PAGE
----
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#6: Bloomsday

Bloomsday celebrates Thursday, June 16th, 1904 which is the day in James Joyce's famous novel Ulysses that the main character, Leopold Bloom, has his first date with the woman that would eventually become his wife.
#6: Bloomsday

This past June, I came across several posts on Instagram about Bloomsday when I was doing research for an upcoming trip to Northern Ireland and Scotland.

I paid little attention to the posts, dismissing the colorful festival images depicting men and women dressed up as old-timey characters with a mindless upward flick of my thumb.

What is a Bloomsday? I thought to myself, stupidly.

Today, images of Bloomsday were forced into my mind's eye again via my ears and the Fontaines DC's new song by the same name.

Saw the city hall in flames, I suppose it doesn't do as much these days. You put on your coat and smile, saddest one I've seen for a country mile.

Bloomsday 🎵

Bloomsday 🎵

Bloomsday 🎵

Grian Chatten drones with a thick Irish accent in one of the stronger songs on their new-ish album.

I never cared to investigate what Bloomsday is until this morning and it turns out it's a popular event over in Ireland and an estimated 200 other countries around the world.

I always feel terribly unworldly when I discover important historical events or facts that everyone knows about except me. And with Scotch-Irish ancestry, after digging into the meaning of Bloomsday, I feel doubly unworldly.

Bloomsday celebrates Thursday, June 16th, 1904 which is the day in James Joyce's famous novel Ulysses that the main character, Leopold Bloom, has his first date with the woman that would eventually become his wife.

The action in Ulysses takes place in Dublin and Dubliners (and other literary-minded folks around the world) dress up like characters from the book and take part in readings, performances, and heavy drinking on June 16th every year.

Apparently, Bloomsday Breakfast is another key activity that happens on the morning of and involves eating the breakfast that Leopold Bloom ingests on the morning of June 16th.

In my hometown of Victoria, BC, it appears Bloomsday is celebrated by the English Department at the University of Victoria, which seems fitting but also quite boring. Celebrating with a rowdy pub crawl seems more fitting and is aligned with how the first Bloomsday was executed back in 1954 when a small group of Dublin writers attempted to retrace the book's plot around the city. According to legend, they all got too shitfaced to complete the entire journey.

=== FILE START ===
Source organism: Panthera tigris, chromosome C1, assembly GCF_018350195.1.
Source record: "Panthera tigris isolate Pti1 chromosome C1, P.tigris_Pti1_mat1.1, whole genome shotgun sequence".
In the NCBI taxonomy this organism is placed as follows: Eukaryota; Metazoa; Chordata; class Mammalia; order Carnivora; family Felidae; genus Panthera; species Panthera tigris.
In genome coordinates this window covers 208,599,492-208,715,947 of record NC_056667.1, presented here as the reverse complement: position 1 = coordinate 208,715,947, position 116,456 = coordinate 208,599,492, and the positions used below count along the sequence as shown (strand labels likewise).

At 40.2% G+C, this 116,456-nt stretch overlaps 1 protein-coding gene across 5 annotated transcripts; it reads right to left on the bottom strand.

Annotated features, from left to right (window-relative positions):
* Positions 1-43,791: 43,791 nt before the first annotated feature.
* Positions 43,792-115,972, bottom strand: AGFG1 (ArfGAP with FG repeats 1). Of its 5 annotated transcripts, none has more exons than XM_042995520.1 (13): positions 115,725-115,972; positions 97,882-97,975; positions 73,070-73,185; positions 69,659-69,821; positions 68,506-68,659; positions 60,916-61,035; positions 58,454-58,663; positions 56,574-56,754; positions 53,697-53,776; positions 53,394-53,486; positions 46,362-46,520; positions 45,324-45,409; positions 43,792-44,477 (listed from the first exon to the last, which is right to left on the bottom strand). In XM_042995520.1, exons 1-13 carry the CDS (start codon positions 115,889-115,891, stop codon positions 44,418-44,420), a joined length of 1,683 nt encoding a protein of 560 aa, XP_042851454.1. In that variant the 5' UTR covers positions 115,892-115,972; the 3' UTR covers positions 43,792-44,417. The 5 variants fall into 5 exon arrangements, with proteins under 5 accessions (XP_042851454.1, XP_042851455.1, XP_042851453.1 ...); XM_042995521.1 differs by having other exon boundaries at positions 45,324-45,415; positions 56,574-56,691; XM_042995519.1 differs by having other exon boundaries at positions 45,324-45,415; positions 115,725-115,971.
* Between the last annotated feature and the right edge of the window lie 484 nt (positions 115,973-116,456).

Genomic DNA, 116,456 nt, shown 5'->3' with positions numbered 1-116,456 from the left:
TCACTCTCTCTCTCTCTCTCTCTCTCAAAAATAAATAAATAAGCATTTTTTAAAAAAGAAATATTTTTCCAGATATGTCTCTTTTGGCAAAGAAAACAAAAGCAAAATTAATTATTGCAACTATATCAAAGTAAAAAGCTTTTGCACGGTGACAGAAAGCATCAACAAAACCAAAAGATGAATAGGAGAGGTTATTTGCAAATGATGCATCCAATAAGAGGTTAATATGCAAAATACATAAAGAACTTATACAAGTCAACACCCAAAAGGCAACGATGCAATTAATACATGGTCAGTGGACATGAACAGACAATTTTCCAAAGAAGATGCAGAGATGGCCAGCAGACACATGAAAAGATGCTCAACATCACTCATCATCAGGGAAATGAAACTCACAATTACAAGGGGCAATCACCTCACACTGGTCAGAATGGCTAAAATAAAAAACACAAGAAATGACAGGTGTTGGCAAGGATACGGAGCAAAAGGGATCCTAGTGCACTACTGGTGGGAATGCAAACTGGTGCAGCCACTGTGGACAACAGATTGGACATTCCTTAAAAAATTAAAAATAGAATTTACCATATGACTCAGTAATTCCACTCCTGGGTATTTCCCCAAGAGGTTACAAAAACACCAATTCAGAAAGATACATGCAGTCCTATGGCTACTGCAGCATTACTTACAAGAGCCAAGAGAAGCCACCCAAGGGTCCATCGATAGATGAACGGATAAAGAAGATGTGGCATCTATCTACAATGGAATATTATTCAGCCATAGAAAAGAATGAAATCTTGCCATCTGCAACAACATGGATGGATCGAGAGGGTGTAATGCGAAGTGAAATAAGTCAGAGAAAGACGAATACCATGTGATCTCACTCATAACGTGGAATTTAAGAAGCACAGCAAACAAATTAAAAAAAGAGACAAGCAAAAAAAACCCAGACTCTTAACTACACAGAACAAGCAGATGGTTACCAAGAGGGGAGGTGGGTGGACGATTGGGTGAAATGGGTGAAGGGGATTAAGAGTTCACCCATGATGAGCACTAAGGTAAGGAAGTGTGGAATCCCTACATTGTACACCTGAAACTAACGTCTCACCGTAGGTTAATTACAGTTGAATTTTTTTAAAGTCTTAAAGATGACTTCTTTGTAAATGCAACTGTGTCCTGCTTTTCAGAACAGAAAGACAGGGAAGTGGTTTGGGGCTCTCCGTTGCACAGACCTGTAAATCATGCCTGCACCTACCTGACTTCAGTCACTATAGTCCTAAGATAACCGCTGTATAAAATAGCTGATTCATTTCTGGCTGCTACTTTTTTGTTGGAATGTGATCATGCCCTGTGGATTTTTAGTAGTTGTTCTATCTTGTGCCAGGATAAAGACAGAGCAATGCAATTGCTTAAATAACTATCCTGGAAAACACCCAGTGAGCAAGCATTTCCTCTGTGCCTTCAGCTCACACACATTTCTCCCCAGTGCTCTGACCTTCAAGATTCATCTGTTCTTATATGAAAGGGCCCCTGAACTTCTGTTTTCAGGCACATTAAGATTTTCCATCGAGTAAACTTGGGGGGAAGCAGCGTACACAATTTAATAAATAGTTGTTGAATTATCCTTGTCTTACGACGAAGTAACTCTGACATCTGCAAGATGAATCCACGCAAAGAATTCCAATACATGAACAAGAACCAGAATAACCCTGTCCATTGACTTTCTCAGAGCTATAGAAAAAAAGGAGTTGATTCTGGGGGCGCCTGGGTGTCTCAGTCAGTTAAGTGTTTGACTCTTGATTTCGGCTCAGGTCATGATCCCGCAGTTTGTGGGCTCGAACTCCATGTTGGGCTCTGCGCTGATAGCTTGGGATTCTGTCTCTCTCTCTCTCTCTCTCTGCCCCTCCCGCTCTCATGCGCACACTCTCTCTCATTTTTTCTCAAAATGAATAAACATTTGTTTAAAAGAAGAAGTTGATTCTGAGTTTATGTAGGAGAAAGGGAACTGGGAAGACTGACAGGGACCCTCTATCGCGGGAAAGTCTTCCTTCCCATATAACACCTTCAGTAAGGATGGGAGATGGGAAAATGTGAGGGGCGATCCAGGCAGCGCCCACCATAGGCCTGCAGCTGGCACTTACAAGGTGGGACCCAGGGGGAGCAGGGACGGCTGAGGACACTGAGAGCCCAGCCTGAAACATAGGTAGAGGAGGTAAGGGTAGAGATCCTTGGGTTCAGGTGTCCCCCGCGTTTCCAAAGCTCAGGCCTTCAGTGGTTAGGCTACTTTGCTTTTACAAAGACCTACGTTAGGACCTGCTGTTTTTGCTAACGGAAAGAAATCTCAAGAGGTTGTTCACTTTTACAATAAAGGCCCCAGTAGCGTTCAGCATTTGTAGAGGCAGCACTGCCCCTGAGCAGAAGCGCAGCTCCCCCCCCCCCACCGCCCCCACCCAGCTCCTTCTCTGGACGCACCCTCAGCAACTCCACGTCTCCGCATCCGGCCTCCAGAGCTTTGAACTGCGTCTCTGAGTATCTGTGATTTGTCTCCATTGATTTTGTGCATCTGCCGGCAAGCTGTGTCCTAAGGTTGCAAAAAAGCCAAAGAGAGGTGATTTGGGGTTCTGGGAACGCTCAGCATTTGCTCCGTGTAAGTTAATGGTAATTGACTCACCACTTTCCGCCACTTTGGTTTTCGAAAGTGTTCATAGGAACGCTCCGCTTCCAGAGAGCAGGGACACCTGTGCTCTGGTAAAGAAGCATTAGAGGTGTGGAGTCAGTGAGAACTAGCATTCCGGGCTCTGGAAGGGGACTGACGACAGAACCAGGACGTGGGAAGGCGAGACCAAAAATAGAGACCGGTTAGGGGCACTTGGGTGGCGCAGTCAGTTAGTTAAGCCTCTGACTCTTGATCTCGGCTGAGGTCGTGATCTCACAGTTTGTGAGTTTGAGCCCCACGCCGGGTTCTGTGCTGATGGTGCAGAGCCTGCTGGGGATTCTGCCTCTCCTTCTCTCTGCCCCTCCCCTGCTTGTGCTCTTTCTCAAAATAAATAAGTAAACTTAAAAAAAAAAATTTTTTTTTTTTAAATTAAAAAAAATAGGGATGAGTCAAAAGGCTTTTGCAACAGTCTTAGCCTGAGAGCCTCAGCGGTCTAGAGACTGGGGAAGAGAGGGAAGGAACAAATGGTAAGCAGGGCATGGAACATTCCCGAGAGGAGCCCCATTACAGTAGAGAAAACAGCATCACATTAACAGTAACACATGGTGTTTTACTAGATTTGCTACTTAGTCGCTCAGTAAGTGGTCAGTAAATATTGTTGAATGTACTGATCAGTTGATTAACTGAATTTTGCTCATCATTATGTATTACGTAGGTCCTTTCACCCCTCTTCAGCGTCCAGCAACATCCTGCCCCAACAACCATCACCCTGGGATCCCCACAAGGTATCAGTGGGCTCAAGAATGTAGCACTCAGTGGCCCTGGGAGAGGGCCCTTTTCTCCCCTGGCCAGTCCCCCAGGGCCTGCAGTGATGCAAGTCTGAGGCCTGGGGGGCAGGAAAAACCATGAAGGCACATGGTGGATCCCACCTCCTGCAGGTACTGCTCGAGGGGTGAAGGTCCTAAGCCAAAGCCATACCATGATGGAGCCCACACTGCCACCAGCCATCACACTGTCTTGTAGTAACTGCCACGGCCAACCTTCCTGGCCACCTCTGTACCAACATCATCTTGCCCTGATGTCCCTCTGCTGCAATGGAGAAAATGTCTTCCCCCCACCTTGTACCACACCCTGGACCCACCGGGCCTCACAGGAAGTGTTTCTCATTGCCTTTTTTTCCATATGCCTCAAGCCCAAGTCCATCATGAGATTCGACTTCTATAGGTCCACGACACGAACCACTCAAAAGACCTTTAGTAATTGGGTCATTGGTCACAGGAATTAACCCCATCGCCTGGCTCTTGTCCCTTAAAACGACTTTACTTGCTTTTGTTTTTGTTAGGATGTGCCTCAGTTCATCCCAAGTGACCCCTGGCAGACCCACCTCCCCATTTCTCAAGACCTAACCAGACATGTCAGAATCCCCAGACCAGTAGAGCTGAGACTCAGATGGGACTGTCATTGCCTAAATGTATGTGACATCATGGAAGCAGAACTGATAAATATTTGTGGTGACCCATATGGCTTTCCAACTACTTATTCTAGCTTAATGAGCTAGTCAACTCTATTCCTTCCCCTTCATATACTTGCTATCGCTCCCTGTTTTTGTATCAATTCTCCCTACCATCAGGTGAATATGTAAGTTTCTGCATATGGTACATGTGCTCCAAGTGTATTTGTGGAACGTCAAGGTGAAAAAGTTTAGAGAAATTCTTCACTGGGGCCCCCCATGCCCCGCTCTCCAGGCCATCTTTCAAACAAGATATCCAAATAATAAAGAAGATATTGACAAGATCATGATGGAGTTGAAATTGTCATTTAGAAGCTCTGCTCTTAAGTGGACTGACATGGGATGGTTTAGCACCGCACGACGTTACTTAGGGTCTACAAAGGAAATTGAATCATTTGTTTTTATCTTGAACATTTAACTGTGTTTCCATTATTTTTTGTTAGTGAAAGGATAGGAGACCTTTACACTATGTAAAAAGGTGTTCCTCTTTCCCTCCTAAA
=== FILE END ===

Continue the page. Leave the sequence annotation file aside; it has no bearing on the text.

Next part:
However, from what I gather, Bloomsday is more than just an excuse to get wasted. This past June, Ireland's Department of Foreign Affairs and Ireland's global network of Embassies and Consulates collaborated with dozens of partners worldwide to put on the largest global Bloomsday celebration to date.

Irish Minister of Foreign Affairs and Minister for Defence, Simon Coveney commented:

Our 2022 Bloomsday campaign is a global celebration of Joyce in this centenary year of the publication of ‘Ulysses’, embracing not only literature but film, visual art, performing arts and Irish studies. Global Ireland’s continuing innovation in cultural diplomacy connects new audiences worldwide with Irish ideas and creative excellence through the diverse partnerships forged by our diplomatic network.

The messaging suggests that Bloomsday continues to receive strong government support as it connects the world with Irish culture and ideas.

But a cursory scan of the internet suggests not everyone thinks this way.

James Murphy at Vanity Fair argues that:

It would be nice to think that swelling readership of Ulysses drives the Bloomsday boom, but it’s more likely that Bloomsday provides an opportunity for cultural validation that’s about as substantial as sharing an author quote on Instagram.

By putting Ulysses on a "pedestal," argues Murphy, we lose sight of the benefits that the book has to offer us. Namely, its ability to reveal profound truths about the world and the human condition.

Other writers and social critics dismiss the day as an excuse for people to pound Guinness, a kind of St. Patrick's Day 2.0. To be honest, I kind of like that idea.

Grian Chatten uses the song as a quiet, slow goodbye to the pubs, ghosts, and stone buildings that he grew up with as a child in Dublin. While Bloomsday appears to be a light, joyous event, Chatten's song is heavy and dripping with nostalgia. Perhaps the lyrics reference aspects of Ulysses, I don't know, because I haven't read the book.

But I'm going to now. In fact, all this googling into the history of Bloomsday has motivated me to pick up a copy, which I guess is the whole point of the day in the first place.